Don’t call it “depression”!

Posted on October 10, 2015


“It is commonly used for depression” I answered to a gentleman in a perfectly HIPAA safe environment, after being asked what Pristiq was prescribed for. Out of the corner of my eye, I noticed a fleeting look of horror from a nearby colleague.

“You shouldn’t have said depression, people sometimes get upset by that” she said, minutes later.  “The correct term is “mood stabilizer!”.

Confused by this new development and wondering how I could have possibly missed that memo, I opened up a discussion with a few other co-workers. The results of my informal poll had 50% in strong favor of “mood stabilizers” and an equal amount in support of the medical term “depression”. No prizes for guessing what side I was on.

I also recall a few months ago, a friend who works for another community chain received orders from their corporate office saying they were now to refer to “patients” as “patrons”. “Patron” makes me think brothel…but I digress. I do remember thinking to myself though, “is “patient” starting to be a bad word?”

If this comes off insensitive, I sincerely apologize; but if you can relate to this, I need to ask the following questions:

  • Why are you offended by a medical term? 
  • When/Why did you start feeling like you should be embarrassed by the honest terminology of a diagnosis?

Other questions worth discussing are:

  • Is the offense in the name itself, or what it “supposedly” represents? 
  • How can anyone be comfortable receiving help, when we refuse to even name their illness?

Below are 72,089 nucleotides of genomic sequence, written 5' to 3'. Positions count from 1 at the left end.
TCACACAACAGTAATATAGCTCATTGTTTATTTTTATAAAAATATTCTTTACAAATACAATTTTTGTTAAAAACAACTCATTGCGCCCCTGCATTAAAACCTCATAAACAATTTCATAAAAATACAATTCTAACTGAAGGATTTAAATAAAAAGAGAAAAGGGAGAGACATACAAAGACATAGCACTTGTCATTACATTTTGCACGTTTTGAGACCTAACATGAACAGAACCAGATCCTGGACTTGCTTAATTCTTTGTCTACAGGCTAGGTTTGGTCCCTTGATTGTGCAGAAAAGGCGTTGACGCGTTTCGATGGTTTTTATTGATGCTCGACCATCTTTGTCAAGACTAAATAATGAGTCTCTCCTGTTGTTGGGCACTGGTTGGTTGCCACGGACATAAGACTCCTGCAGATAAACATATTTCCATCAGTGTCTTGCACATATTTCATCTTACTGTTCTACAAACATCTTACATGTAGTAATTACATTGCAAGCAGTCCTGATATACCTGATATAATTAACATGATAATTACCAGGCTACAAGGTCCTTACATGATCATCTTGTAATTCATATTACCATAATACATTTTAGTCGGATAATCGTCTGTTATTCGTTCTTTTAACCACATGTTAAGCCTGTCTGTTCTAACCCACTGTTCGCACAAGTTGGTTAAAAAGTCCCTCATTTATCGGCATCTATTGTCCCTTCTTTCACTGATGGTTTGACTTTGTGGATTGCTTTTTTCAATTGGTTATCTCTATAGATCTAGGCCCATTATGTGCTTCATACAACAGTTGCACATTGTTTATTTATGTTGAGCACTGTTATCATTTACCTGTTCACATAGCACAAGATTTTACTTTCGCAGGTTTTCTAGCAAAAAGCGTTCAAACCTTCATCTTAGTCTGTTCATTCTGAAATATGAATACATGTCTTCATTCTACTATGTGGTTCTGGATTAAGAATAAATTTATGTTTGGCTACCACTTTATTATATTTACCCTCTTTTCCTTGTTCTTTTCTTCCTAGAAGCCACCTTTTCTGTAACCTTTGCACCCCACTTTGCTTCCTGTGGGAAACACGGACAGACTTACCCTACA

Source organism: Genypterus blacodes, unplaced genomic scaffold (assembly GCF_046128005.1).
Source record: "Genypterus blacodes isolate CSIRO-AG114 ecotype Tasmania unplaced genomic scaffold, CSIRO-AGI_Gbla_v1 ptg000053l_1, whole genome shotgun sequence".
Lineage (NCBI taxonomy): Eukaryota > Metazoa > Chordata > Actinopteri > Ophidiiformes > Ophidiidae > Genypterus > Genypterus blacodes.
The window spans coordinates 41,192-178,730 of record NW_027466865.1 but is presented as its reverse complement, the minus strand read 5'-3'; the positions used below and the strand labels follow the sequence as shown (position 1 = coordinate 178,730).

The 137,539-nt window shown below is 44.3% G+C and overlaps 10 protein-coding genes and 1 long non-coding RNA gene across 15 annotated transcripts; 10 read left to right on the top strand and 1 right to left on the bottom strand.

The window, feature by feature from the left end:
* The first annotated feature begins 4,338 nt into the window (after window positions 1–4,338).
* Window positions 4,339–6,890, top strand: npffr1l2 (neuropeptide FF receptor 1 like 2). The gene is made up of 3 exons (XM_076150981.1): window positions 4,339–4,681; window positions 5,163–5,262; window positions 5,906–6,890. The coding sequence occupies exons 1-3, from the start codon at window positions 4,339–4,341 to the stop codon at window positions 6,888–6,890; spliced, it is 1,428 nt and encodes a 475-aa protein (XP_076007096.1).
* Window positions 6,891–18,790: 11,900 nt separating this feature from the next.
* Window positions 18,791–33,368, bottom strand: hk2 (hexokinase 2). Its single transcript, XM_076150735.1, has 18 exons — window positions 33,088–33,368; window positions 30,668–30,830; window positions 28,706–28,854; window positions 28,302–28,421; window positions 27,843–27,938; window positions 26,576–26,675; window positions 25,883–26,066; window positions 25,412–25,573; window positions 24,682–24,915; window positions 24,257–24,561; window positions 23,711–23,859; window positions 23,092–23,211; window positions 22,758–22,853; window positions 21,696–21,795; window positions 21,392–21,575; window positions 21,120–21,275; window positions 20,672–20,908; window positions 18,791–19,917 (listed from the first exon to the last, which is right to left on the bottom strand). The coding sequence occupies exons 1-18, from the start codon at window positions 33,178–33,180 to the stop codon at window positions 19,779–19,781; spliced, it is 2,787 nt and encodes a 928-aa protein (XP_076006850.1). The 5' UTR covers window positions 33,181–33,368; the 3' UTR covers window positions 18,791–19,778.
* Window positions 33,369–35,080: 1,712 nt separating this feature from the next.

Don’t get me wrong, most health care providers have no problem calling anyone or group what they desire to be called. However, saying people need to be “politically correct” about medical terminology seems like a step in the wrong direction.

Case in point: Back in 2013, the diagnostic term “mental retardation” which ironically, was itself used to replace older terms such as “feeblemindedness”, “idiocy” and “mental subnormality” was eliminated from the internal classification of disease and disorders. However its replacement, “intellectual disability” presented a new set of problems – non-specificity and confusion with other conditions. As a result the term “mental retardation” is still sometimes used in professional medical settings.

While I agree that in recent times, a word like “retard” has now taken on a derogatory meaning; I foresee a never ending cycle that the healthcare community cannot sustain. One where society assigns a negative connotation to an innocuous medical term, thereby making us feel the need to replace it with a more politically correct one. One that blurs the lines of patient diagnosis and attaches a stigma to said diagnosis. In summary, doing more harm than good.

For example, a mood stabilizer could be a drug for depression, hot flashes, anxiety, and a host of other drugs that “stabilize your mood”. It therefore seems to me like we are fighting the wrong fight here.

Is changing terminology the answer? Or should we instead focus on ensuring that terminology is not used as a tool to embarrass or shame patients?

People tend to not feel negatively about something until society tells them they should. In my above example, the patient had no problem being told his drug was for depression, until the world probably tells him he should. Being ill is not a stigma, and being properly diagnosed should never be seen as such. Saying health professionals cannot use medical terms like “depression” perpetuates the notion that health issues are something to be ashamed of. One that further prevents people from getting much needed help.

What are your thoughts? Have you ever been offended by a medical term?

P.S – The timing of this post is purely coincidental with #WorldMentalHealthDay, but I’m really glad mental illness is getting as much awareness as it currently is. It cannot necessarily be “eradicated”; but by ending the stigma around it, we can change perceptions and encourage people who are going through it to seek help.

If you are suffering from any mental illness, please remember that YOU ARE NOT YOUR ILLNESS. Never feel ashamed or embarrassed about consulting a professional and talking about it. You can and will get better.